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Tuesday, January 27, 2015
Frederick Lawrence Pomeroy (1855-1906): scofflaw or scapegoat?
Note: APHGA has joined NewYorkHeritage.org,
an online research site for New York history offering collections from New York
libraries, historical societies, museums and archives. View our online collection
here. Nancy wrote about the collection last
year after completing its transcription. – Susan Hughes
Completing the scanning and transcription of the Frederick
Lawrence Pomeroy correspondence in our collection for publication on the NewYorkHeritage.org site, I have been trying to identify a theme that would best illustrate this
archive. Initially hoping these letters would provide answers to the many
questions surrounding the legacy of Frederick (“Fred”) Pomeroy, it seems they
pose more questions than answers.
Lawrence Pomeroy, born 15 Jan 1855 in Cortland, Cortland County, New York, to James
Clark Pomeroy and Olive M. Mills, made a career working in the railroad
industry. Early on, he worked as a general passenger agent for the Ogdensburg
and Lake Champlain Railroad, then as general freight and ticket agent with the
Ithaca and Cortland Railroad, and eventually become an Assistant General Traffic
Manager for the New York Central Railroad.
On 25 Oct 1906, Pomeroy, along with the New York Central Railroad, was
convicted of granting freight rebates to the American Sugar Refining trust in violation
of the Interstate Commerce Act of 1887. New
York Central Railroad was fined $102,000. Pomeroy was personally fined $6,000,
the equivalent of about $158,000 today. (For comparison, in 1906 the average
worker made between $200 and $400 per year. While a manager like Pomeroy
probably commanded a higher salary, even an engineer could only expect about
The verdict was widely reported in the news and various trade publications. Tragically,
Pomeroy died of a heart attack one month later on 26 Nov 1906 at age 51 while
fighting the conviction.
Theodore Roosevelt earned the nickname “Trust Buster” for his crusade against
the exploitive practices of certain captains of industry. But, he also sought
to enact laws that would protect workers forced to carry out employer’s
policies that were in direct violation of the law, especially when doing so
resulted in no personal benefit to those employees. Roosevelt felt that this
case in particular was an example of the type of miscarriage of justice he
sought to eradicate. In Roosevelt’s 1906 State of the Union Address, he voiced
his disapproval of the fine imposed on Pomeroy:
“…I am forced to the
conclusion, in a case in which the proof is so clear and the facts are so
flagrant, it is the duty of the court to fix a penalty which shall in some
degree be commensurate with the gravity of the offense. As between the two
defendants, in my opinion, the principal penalty should be imposed on the
corporation. The traffic manager in this case, presumably, acted without any
advantage to himself and without any interest in the transaction, either by the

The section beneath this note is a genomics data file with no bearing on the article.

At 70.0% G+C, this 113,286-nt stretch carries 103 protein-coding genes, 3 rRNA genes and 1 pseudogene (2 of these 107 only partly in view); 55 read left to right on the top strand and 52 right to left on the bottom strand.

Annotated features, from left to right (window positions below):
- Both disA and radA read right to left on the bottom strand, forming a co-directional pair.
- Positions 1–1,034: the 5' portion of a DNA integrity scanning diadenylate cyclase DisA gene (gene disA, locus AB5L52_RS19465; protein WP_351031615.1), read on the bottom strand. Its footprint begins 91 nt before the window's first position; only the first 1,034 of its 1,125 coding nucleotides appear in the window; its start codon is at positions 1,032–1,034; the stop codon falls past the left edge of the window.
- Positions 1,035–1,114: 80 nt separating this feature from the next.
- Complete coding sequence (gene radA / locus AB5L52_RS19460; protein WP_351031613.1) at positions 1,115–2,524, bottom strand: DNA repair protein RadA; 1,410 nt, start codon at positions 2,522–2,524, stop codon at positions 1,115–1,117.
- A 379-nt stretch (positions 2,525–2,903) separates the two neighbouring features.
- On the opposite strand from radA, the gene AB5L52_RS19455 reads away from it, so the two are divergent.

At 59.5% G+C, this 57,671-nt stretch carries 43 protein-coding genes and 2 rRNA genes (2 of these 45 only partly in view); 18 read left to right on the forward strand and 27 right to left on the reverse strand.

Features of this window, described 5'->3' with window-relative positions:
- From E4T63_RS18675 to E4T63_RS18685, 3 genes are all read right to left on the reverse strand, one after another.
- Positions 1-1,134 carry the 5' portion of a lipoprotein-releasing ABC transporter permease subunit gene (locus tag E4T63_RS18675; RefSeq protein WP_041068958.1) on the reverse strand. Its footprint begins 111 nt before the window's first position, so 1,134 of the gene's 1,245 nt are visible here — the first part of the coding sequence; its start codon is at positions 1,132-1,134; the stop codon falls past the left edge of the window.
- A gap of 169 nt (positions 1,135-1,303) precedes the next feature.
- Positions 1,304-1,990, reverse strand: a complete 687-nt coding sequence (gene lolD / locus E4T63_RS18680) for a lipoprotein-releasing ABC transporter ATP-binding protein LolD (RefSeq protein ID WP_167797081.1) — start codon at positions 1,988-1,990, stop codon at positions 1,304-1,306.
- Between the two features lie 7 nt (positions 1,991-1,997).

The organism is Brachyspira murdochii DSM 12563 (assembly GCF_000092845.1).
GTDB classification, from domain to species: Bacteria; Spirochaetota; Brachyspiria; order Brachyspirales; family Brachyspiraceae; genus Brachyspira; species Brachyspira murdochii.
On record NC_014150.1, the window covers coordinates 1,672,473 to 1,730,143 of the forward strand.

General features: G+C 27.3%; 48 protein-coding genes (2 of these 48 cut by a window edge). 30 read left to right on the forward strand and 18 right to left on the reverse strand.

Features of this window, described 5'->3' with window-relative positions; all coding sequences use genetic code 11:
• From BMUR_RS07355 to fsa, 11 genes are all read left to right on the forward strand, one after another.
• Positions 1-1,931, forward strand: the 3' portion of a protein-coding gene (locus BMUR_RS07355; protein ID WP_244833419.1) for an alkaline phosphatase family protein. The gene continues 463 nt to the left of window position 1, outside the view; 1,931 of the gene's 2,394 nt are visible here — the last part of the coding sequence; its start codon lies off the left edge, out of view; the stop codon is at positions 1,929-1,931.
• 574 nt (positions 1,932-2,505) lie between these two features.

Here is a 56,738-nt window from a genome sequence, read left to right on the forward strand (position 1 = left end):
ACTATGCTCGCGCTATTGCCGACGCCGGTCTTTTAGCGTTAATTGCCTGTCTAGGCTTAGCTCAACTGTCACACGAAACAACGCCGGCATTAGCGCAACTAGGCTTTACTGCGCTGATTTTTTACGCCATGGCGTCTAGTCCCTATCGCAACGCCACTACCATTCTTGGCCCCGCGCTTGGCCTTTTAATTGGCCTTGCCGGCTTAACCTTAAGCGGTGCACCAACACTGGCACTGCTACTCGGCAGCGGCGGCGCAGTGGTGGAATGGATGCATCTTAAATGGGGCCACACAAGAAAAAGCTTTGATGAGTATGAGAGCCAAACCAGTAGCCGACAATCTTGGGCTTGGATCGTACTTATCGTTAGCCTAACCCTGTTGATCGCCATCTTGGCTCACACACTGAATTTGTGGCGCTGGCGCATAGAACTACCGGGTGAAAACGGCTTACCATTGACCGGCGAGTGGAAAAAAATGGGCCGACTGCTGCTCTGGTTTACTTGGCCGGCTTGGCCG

direct authority or in accordance with what he understood to be the policy or
the wishes of his employer.
'The sentence of this court in
this case is, that the defendant Pomeroy, for each of the six offenses upon
which he has been convicted, be fined the sum of $1,000, making six fines,
amounting in all to the sum of $6,000; and the defendant, The New York Central
and Hudson River Railroad Company, for each of the six crimes of which it has
been convicted, be fined the sum of $18,000, making six fines amounting in the
aggregate to the sum of $108,000, and judgment to that effect will be entered
in this case.'"
Roosevelt pardoned Pomeroy posthumously, assuring that his
estate was not liable for the fines.
Our blog readers may be interested to learn that Pomeroy was
the nephew of Lemuel Strong Pomeroy
(1812-1879) and Dr. Theodore Clapp Pomeroy (1817-1897) and thus a cousin of
Harry Dwight Pomeroy (1866-1937).
Captain Stephen Pomeroy, Frederick’s grandfather, was born 6 Aug 1775 in
Southampton, Hampshire Co., MA and settled with his wife Hannah “Polly” Clapp
in Otisco, Onondaga County, NY by 1806, where he died 23 Dec 1863. This family has strong roots in the Onondaga,
Cortland and Oswego County, New York areas.
In an interesting
footnote to previous research published in our blog,
the pulpit desk made by A.R. & E. L. Shaw of Boston, MA, which resides at
the First Presbyterian Church in Cortland, NY with the inscription
POMEROY. “PRECIOUS IS THE MEMORY OF THE JUST” APRIL
was given to
the church by Frederick and his sister Louisa Maria Pomeroy Hill in memory of
their parents who were members of that church.
Next week: A
closer look at the contents of the Frederick Lawrence Pomeroy collection.
quickly about Pomeroy’s untimely death. The collection contains a number of
letters expressing shock and disbelief both from within the company and from outside
business contacts. Frederick Lawrence
Pomeroy Collection. Image 2010.0307.1.20